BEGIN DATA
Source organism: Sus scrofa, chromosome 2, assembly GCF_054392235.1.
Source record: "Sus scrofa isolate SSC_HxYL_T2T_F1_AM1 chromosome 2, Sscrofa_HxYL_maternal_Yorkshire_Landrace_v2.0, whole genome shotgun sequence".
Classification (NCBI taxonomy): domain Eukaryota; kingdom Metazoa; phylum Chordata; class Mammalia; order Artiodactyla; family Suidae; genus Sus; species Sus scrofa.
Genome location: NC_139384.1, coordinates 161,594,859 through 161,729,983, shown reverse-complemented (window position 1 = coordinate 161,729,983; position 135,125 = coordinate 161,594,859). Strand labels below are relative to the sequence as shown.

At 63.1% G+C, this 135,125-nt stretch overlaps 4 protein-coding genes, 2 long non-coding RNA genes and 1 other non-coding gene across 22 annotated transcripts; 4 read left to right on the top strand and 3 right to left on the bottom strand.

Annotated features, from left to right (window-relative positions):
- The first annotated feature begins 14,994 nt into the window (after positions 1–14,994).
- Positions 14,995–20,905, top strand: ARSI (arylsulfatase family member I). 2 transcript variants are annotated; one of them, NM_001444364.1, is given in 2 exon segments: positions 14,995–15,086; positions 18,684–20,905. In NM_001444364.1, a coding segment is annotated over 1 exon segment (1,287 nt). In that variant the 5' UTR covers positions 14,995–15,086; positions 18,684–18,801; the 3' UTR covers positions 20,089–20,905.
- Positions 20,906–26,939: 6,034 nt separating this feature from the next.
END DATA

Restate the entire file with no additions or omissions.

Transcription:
Source organism: Sus scrofa, chromosome 2, assembly GCF_054392235.1.
Source record: "Sus scrofa isolate SSC_HxYL_T2T_F1_AM1 chromosome 2, Sscrofa_HxYL_maternal_Yorkshire_Landrace_v2.0, whole genome shotgun sequence".
Classification (NCBI taxonomy): domain Eukaryota; kingdom Metazoa; phylum Chordata; class Mammalia; order Artiodactyla; family Suidae; genus Sus; species Sus scrofa.
Genome location: NC_139384.1, coordinates 161,594,859 through 161,729,983, shown reverse-complemented (window position 1 = coordinate 161,729,983; position 135,125 = coordinate 161,594,859). Strand labels below are relative to the sequence as shown.

At 63.1% G+C, this 135,125-nt stretch overlaps 4 protein-coding genes, 2 long non-coding RNA genes and 1 other non-coding gene across 22 annotated transcripts; 4 read left to right on the top strand and 3 right to left on the bottom strand.

Annotated features, from left to right (window-relative positions):
- The first annotated feature begins 14,994 nt into the window (after positions 1–14,994).
- Positions 14,995–20,905, top strand: ARSI (arylsulfatase family member I). 2 transcript variants are annotated; one of them, NM_001444364.1, is given in 2 exon segments: positions 14,995–15,086; positions 18,684–20,905. In NM_001444364.1, a coding segment is annotated over 1 exon segment (1,287 nt). In that variant the 5' UTR covers positions 14,995–15,086; positions 18,684–18,801; the 3' UTR covers positions 20,089–20,905.
- Positions 20,906–26,939: 6,034 nt separating this feature from the next.